United States quality assurance in health care is studied and implemented with considerable intensity. Some countries have followed the U.S. example and developed (or are in the process of developing) their quality assurance programs on the traditional structure-process-outcome model. In a few countries (e.g., the Netherlands and Malaysia), performance indicators and health accounting are dominant elements of the quality assurance programs. Reerink reports that the most important facets of quality assurance in countries he studied are the dominant role taken by health professions in establishing quality assurance systems and the widely held perception of the necessity of health professional leadership for successful quality assurance programs.


Several aspects of the continuous improvement model resemble those of contemporary systems of quality assurance or performance monitoring described a decade or more ago for the health care field. These systems include the bi-cycle concepts of Brown and Uhl (1970) and the health accounting approach of Williamson12 (1978, 1988), both of which have cycles quite analogous to the planning-doing-checking-acting (PDCA) approach. Moreover, both approaches incorporate notions of structure (e.g., organizational factors and high-level accountability), process (e.g., patient care activities), and outcomes (e.g., patient well-being or satisfaction). For instance, both the traditional and the continuous improvement models of quality assurance stress the importance of outcomes (or achievable benefit); Williamson’s health accounting approach, for instance, starts with achievable benefit not being achieved and works back to the process of care. The main distinction is that the latter more explicitly involves patient (i.e., customer) values as a critical element of outcomes. Both approaches also acknowledge the importance of information that links processes to outcome. Thus, in many ways the continuous improvement approach is consistent with traditional notions of quality assurance.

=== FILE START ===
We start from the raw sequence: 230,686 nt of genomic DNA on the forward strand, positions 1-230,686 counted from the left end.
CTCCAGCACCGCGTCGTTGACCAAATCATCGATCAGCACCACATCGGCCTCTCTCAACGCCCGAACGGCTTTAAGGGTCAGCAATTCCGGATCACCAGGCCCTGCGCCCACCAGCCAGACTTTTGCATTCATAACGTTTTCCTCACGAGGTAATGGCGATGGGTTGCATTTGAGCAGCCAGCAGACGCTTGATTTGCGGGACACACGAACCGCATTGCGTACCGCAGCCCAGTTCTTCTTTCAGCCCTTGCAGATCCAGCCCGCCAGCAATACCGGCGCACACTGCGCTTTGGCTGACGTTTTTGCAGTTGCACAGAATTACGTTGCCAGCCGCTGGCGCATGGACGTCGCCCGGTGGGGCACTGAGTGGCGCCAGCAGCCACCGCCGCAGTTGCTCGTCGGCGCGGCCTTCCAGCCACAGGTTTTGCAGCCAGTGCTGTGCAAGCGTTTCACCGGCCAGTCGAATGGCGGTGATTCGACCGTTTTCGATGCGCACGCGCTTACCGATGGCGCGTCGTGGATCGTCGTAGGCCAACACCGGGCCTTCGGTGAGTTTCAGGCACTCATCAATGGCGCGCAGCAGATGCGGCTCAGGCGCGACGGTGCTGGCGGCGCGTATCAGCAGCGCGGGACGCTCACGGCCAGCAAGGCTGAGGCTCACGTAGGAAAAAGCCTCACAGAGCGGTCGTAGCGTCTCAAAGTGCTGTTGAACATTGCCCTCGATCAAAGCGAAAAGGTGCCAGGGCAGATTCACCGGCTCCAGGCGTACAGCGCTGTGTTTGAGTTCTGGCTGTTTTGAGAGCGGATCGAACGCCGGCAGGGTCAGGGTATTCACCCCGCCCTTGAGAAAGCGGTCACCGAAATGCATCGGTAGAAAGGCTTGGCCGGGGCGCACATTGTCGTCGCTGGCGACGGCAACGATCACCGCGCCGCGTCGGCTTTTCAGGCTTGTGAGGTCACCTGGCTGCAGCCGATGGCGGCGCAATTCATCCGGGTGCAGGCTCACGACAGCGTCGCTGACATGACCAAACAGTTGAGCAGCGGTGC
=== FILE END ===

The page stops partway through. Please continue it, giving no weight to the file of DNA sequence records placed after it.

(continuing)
The two concepts depart from each other mainly in five ways. The continuous improvement model, first of all, emphasizes continual efforts to improve performance and value even when high performance standards appear to be met. In the latter case, traditional quality assurance activities would cease or shift attention elsewhere. Second, continuous improvement stresses the evaluation of simple and complex systems from the perspectives of the customers. This has the effect, among other things, of directing attention to the way people and departments in organizations work together and, thus, to sources of variation and multidisciplinary quality-of-care issues that traditional quality assurance approaches might not detect or target for change.

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